It is important to stress again that the former rules remain the same, where the new regime is not applicable. Therefore a foreign supplier established in the UK but French VAT registered in France, will carry out seminar activities in France after September 1, 2006. The recipients of the seminar services will be French VAT identified clients, but also French clients who are not taxable persons and EU VAT identified clients. In that case, the foreign supplier will need to keep its VAT number in France:

- for EU VAT identified clients, the foreign supplier will still have to charge French VAT, through the French VAT identification ;

- for French but not taxable clients, the foreign supplier will have to charge French VAT, through the French VAT identification ;

- for French VAT identified clients, the foreign supplier should not have to apply French VAT even though he remains VAT identified in France. The French clients will have to account for VAT under the reverse charge mechanism.

However if the foreign supplier has only French clients identified for VAT in France, in that case the foreign supplier should cancel its French VAT number. Consequently the foreign supplier will have to invoice “with no VAT” his French clients identified in France, and the latter must apply the French VAT reverse charge mechanism.

Effects for the French companies (clients identified for VAT in France)

Symmetrically, for French companies (clients identified in France), posting of foreign supplier’s invoices is affected by the new provisions. A French company (client identified for VAT in France) should no longer be concerned by the fact that the supplier has an identification number or not in France. What is important is the exact type of supply of service or delivery of goods rendered. He must not totally rely on the VAT regime applied by the foreign supplier. Indeed because of the novelty and complexity of these texts, it is very likely that some foreign suppliers may also not apply the proper VAT regime. Indeed the French company (client identified in France) could receive, from a supplier established abroad (who may be French VAT identified or not), a wrong invoice with French VAT instead of an invoice with no French VAT, and the obligation for the client to account for VAT under the reverse charge mechanism. The fact that the supplier’s invoice quotes French VAT should not be considered as an indication that the right VAT regime was applied by the supplier.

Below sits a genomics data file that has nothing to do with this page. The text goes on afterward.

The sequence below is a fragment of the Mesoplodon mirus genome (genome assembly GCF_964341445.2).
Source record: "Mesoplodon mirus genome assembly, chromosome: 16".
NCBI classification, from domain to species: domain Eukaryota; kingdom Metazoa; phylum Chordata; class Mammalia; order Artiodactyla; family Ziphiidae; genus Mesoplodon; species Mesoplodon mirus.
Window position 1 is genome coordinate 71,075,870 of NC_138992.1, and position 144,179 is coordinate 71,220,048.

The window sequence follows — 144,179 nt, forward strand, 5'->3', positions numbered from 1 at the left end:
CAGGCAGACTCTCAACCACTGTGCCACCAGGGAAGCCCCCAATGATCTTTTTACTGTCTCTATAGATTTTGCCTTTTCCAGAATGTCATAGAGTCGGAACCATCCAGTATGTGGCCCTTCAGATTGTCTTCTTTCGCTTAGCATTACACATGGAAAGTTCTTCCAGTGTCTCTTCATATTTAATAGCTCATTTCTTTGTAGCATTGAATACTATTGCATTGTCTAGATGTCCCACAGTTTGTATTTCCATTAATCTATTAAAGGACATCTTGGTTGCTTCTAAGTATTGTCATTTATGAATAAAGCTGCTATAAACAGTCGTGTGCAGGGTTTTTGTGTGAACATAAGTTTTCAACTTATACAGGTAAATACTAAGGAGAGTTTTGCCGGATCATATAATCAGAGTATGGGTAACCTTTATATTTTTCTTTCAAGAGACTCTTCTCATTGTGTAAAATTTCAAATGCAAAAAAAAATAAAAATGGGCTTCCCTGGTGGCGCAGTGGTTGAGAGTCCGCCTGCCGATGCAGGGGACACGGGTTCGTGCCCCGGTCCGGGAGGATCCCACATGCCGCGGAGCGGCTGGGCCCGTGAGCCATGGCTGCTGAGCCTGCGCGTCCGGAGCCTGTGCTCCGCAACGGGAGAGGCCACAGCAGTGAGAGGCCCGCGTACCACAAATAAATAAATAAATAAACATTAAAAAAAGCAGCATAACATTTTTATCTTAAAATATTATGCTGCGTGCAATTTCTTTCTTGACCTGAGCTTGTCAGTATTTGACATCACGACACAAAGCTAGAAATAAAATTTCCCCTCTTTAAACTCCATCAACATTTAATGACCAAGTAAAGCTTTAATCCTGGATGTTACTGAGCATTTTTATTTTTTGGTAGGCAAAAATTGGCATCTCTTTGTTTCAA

Since the three penalties (detailed hereafter) could apply to the client in the case of application of an incorrect VAT regime by the foreign supplier or the client, it is important to check the relevance of the VAT regime applied before the invoice is posted.
As we mentioned in the two previous editions of ‘VAT focus’, the amended Finance Bill (LFR) for 2005 extended the scope of the VAT reverse charge mechanism. Now it is no longer the supplier, not established in France, but the purchaser of the goods and services, identified for VAT in France, who has to account for VAT through the reverse charge mechanism.

This new treatment will apply to the case of deliveries of goods in France and from France, deliveries after assembly and installation, services related to buildings located in France, cultural, artistic, sports, educational, entertainment and scientific services and all types of services other than those related to intra-community transport.

It is important to stress that the former rules remain the same, where the new regime is not applicable. Therefore, these provisions whose effect will generalize the reverse charge mechanism, are not intended to replace the "traditional" cases of reverse charge that already exist like, for example, those concerning intra-community acquisitions. So the latter will continue to apply under their own conditions with a specific VAT line and different VAT codes in the ERP.